Panel notifies new J&K Assembly constituencies #GS2 #Governance
The Jammu and Kashmir Delimitation Commission on Thursday notified the new boundaries, names and number of Assembly constituencies in Jammu and Kashmir, paving the way for the first-ever Assembly election in the Union Territory that was carved out of the erstwhile State of J&K in 2019.
While not mentioned in its order, the Delimitation Commission said in a statement that it had recommended to the Centre to nominate at least two “Kashmiri migrants” to the Legislature who would have the same powers as nominated members of the Puducherry Assembly and to “consider” giving “some representation” to persons displaced from Pakistan-occupied Kashmir. A source said this was a “proposal” that the Centre would take a call on.
A day before its term was to end, the Commission, chaired by Justice (retired) Ranjana Prakash Desai and including Chief Election Commissioner Sushil Chandra and J&K State Election Commissioner K.K. Sharma as ex-officio members, met to finalise its order and later issued a gazette notification.
The delimitation was carried out based on the 2011 Census and other considerations like geographical features and access.
The new Assembly would have 90 seats, 47 in Kashmir and 43 in Jammu, an increase from the earlier 83, with six of the additional seats being in Jammu and one in Kashmir. In a first, nine seats were reserved for the Scheduled Tribes — six in the Jammu region and three in the Kashmir Valley, the commission said.
“There are five Parliamentary Constituencies in the region. The Delimitation Commission has seen Jammu & Kashmir as a single entity for purposes of the delimitation. Therefore, one of the parliamentary constituencies has been carved out combining Anantnag region in the Valley and Rajouri and Poonch of Jammu region. By this reorganisation, each Parliamentary constituency will have equal number of 18 Assembly Constituencies each,” the commission said in its statement.
The move to the merge the two regions in one Lok Sabha constituency had been criticised by regional parties, including the National Conference, given the two areas remain cut off in winter and have no direct access. The commission said it had accepted many of the suggestions regarding names of constituencies that came up during consultations. It restored restored old names and reworked a few Assembly segments in the Kashmir division.
Modi, Macron agree to work together to expand ties #GS2 #IR
Prime Minister Narendra Modi and French President Emmanuel Macron held extensive discussions on a range of bilateral and pressing global issues, including the raging conflict in Ukraine, the situation in the Indo-Pacific and terrorism. The two leaders agreed on a blueprint to work together in making the India-France strategic partnership a force for global good.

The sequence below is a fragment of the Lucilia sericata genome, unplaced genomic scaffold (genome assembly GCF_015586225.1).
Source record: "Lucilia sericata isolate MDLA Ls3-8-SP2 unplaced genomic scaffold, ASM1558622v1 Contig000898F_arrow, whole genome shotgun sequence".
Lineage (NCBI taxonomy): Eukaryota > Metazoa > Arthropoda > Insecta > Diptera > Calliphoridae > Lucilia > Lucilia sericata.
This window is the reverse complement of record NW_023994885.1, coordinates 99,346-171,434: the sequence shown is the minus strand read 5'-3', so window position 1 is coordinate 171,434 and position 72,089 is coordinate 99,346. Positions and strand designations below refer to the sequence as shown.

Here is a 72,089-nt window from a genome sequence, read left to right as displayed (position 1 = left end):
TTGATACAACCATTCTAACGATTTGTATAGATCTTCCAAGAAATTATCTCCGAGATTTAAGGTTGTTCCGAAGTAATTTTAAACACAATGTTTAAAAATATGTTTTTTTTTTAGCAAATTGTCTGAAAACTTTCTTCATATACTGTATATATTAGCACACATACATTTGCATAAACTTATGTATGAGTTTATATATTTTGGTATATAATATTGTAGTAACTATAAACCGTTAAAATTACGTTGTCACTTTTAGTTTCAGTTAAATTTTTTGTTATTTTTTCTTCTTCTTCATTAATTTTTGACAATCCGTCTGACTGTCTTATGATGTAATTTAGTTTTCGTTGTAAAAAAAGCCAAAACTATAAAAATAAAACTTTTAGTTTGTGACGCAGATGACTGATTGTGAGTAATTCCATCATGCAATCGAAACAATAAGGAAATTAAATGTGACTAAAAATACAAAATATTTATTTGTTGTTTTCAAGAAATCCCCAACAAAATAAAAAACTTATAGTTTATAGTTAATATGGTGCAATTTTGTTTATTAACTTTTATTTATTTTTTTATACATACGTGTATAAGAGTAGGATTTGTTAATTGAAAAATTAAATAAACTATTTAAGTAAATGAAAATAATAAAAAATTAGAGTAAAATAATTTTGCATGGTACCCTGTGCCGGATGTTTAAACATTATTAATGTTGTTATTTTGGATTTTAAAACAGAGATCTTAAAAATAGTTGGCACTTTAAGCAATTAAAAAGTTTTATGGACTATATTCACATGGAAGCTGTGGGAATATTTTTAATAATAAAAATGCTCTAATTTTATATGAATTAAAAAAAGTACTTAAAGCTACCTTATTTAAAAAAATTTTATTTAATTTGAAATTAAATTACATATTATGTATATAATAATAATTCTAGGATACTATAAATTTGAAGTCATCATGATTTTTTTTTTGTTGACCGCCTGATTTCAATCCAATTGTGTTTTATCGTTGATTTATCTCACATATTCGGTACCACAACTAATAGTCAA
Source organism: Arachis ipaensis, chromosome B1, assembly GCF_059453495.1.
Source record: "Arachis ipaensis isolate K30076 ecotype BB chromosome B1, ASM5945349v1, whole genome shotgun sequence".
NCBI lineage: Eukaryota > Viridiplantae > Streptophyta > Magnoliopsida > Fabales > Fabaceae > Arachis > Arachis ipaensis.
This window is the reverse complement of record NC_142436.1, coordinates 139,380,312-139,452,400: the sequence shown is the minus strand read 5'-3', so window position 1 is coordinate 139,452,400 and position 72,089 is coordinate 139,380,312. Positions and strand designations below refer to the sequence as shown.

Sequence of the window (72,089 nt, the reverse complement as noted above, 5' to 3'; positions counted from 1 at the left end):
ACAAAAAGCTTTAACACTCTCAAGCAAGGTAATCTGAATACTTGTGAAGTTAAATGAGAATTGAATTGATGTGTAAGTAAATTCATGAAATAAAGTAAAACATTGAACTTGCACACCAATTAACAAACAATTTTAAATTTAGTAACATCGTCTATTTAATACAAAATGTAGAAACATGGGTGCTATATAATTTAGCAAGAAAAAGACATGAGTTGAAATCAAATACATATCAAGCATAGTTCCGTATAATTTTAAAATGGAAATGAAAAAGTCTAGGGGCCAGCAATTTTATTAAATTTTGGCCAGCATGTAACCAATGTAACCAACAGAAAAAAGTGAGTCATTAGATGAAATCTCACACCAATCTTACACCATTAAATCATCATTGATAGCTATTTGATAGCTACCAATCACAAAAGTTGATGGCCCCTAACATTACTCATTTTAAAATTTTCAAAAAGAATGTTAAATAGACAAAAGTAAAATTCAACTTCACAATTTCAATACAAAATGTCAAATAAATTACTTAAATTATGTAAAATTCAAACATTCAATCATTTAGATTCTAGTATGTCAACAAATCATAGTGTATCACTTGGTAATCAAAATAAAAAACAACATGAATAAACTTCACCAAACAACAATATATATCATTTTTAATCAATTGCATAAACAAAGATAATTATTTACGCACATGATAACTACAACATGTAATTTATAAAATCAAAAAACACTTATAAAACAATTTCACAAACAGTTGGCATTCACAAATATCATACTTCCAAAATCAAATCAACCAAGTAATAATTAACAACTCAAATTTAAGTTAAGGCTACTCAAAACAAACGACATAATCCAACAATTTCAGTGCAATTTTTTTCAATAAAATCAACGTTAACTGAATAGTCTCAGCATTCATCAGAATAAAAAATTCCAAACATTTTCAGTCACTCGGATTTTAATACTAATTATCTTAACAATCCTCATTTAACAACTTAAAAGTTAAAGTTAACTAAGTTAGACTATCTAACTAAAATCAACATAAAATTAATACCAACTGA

Mr. Modi, who arrived here from Denmark on the final leg of his three-nation European tour, held one-on-one and delegation-level talks with Mr. Macron at the Elysee Palace on Wednesday night in their first meeting after the French leader was recently re-elected in the presidential election. Mr. Modi and Mr. Macron held discussions on the entire range of bilateral issues, including cooperation in defence, space, blue economy, civil nuclear and people-to-people ties, the Ministry of External Affairs (MEA) said in a press release.
“Delighted, as always, to meet my friend President @EmmanuelMacron. We talked at length about bilateral as well as global issues. India and France are proud developmental partners with our partnership spread across different sectors,” Mr. Modi tweeted.
According to a joint press statement issued after the meeting, India and France — in a post-pandemic world, facing global geopolitical challenges — reaffirmed their commitment to prepare for the future together by further deepening their cooperation, expanding it in new domains to meet emerging challenges and broadening their international partnership.
UN agency in talks with India on wheat procurement #GS2 #IR
The United Nations’ World Food Programme (WFP) has said that it is in discussions with India on procurement of wheat as several countries face food security challenges amid the Ukraine war. “We are in discussions with India on procurement of wheat. So, that is something which is ongoing,” the WFP’s Chief Economist Arif Husain said at a news conference here on Wednesday.
He was responding to a question on India having a huge surplus of wheat and whether the organisation was doing anything to utilise this stockpile with India as the Russia-Ukraine war has exacerbated the global food security situation.